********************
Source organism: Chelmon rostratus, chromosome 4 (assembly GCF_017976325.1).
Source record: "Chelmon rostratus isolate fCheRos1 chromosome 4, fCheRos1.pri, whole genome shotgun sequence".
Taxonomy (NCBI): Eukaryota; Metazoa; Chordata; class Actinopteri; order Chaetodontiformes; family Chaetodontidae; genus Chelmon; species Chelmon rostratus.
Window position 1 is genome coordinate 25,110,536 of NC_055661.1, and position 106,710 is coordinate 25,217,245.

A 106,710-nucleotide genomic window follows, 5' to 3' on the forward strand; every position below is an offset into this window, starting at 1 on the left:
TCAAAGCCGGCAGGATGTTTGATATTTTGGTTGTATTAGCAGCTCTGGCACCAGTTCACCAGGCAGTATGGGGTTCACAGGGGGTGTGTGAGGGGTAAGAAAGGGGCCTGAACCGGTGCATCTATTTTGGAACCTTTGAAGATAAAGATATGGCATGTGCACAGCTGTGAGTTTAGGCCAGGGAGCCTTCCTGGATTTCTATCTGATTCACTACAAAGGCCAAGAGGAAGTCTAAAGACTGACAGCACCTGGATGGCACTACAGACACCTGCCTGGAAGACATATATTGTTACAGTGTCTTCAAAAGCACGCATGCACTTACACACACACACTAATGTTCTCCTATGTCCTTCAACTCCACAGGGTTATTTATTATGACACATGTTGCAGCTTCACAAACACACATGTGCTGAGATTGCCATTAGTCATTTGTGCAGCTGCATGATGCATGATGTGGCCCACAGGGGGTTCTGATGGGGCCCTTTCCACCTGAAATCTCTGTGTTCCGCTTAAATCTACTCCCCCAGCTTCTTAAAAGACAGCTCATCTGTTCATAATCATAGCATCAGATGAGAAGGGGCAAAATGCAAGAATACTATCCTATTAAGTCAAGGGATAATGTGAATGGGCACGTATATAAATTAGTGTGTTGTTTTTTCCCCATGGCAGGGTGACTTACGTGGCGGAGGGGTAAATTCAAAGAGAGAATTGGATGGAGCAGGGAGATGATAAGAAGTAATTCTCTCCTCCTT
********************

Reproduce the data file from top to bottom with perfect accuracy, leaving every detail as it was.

Source organism: Chelmon rostratus, chromosome 4 (assembly GCF_017976325.1).
Source record: "Chelmon rostratus isolate fCheRos1 chromosome 4, fCheRos1.pri, whole genome shotgun sequence".
Taxonomy (NCBI): Eukaryota; Metazoa; Chordata; class Actinopteri; order Chaetodontiformes; family Chaetodontidae; genus Chelmon; species Chelmon rostratus.
Window position 1 is genome coordinate 25,110,536 of NC_055661.1, and position 106,710 is coordinate 25,217,245.

A 106,710-nucleotide genomic window follows, 5' to 3' on the forward strand; every position below is an offset into this window, starting at 1 on the left:
TCAAAGCCGGCAGGATGTTTGATATTTTGGTTGTATTAGCAGCTCTGGCACCAGTTCACCAGGCAGTATGGGGTTCACAGGGGGTGTGTGAGGGGTAAGAAAGGGGCCTGAACCGGTGCATCTATTTTGGAACCTTTGAAGATAAAGATATGGCATGTGCACAGCTGTGAGTTTAGGCCAGGGAGCCTTCCTGGATTTCTATCTGATTCACTACAAAGGCCAAGAGGAAGTCTAAAGACTGACAGCACCTGGATGGCACTACAGACACCTGCCTGGAAGACATATATTGTTACAGTGTCTTCAAAAGCACGCATGCACTTACACACACACACTAATGTTCTCCTATGTCCTTCAACTCCACAGGGTTATTTATTATGACACATGTTGCAGCTTCACAAACACACATGTGCTGAGATTGCCATTAGTCATTTGTGCAGCTGCATGATGCATGATGTGGCCCACAGGGGGTTCTGATGGGGCCCTTTCCACCTGAAATCTCTGTGTTCCGCTTAAATCTACTCCCCCAGCTTCTTAAAAGACAGCTCATCTGTTCATAATCATAGCATCAGATGAGAAGGGGCAAAATGCAAGAATACTATCCTATTAAGTCAAGGGATAATGTGAATGGGCACGTATATAAATTAGTGTGTTGTTTTTTCCCCATGGCAGGGTGACTTACGTGGCGGAGGGGTAAATTCAAAGAGAGAATTGGATGGAGCAGGGAGATGATAAGAAGTAATTCTCTCCTCCTT